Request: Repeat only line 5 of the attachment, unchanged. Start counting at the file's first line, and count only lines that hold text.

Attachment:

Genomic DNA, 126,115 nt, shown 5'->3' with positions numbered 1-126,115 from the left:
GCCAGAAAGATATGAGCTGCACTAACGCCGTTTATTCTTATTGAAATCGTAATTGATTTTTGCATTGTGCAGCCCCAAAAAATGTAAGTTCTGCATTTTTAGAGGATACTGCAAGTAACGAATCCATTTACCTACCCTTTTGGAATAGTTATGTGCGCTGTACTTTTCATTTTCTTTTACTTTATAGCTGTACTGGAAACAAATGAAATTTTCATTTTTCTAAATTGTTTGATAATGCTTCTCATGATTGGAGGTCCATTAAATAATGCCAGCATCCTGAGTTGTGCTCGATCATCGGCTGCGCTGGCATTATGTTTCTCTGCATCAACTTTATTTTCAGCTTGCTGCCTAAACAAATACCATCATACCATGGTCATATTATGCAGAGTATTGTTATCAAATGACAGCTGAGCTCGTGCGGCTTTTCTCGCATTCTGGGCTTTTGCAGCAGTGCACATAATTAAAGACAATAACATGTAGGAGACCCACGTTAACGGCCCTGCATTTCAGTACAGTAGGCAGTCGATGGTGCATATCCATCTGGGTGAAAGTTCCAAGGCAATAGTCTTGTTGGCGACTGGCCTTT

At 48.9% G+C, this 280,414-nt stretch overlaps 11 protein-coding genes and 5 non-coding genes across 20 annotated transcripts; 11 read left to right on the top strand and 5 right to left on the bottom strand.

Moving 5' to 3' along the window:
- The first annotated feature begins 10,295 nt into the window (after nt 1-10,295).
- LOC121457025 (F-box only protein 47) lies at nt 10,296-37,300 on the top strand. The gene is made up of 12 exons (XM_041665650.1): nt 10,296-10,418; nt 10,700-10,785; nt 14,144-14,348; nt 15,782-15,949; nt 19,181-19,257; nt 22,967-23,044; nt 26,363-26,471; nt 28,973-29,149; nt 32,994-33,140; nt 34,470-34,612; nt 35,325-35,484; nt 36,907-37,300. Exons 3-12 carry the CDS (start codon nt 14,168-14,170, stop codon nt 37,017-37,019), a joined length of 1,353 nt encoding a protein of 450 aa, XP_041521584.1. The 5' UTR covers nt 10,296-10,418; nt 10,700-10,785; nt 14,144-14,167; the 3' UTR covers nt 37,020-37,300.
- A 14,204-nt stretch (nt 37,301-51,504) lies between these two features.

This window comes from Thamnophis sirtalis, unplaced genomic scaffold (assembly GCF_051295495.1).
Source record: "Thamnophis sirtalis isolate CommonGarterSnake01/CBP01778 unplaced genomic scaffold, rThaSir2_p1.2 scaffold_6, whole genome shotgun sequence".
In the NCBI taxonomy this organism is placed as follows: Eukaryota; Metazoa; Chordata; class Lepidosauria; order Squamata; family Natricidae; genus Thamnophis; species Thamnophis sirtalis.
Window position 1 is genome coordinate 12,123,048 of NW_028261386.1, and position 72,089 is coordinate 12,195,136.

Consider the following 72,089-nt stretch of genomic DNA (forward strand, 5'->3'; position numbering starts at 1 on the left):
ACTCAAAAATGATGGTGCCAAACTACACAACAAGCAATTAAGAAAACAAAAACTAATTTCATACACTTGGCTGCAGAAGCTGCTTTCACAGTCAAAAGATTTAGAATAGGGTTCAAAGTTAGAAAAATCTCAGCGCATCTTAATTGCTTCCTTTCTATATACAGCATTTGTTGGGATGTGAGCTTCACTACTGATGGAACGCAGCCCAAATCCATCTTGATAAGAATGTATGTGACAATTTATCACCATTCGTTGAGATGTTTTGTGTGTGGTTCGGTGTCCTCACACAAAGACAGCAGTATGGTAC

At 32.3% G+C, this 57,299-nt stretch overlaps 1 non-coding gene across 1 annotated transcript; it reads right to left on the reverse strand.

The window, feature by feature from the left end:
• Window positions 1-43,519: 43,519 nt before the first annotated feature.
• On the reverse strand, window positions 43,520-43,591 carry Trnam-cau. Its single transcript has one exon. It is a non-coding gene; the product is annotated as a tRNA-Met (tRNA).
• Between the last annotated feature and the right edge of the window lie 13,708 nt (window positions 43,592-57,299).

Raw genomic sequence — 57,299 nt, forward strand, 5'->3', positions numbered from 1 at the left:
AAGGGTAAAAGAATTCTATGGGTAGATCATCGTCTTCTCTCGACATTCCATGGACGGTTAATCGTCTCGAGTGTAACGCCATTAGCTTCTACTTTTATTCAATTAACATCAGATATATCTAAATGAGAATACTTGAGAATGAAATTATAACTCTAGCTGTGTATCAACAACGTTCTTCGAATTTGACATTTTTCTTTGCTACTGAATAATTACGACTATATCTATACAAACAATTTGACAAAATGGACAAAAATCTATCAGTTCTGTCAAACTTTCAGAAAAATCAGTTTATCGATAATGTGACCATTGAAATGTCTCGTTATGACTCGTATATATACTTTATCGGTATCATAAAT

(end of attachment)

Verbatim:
- The first annotated feature begins 10,295 nt into the window (after nt 1-10,295).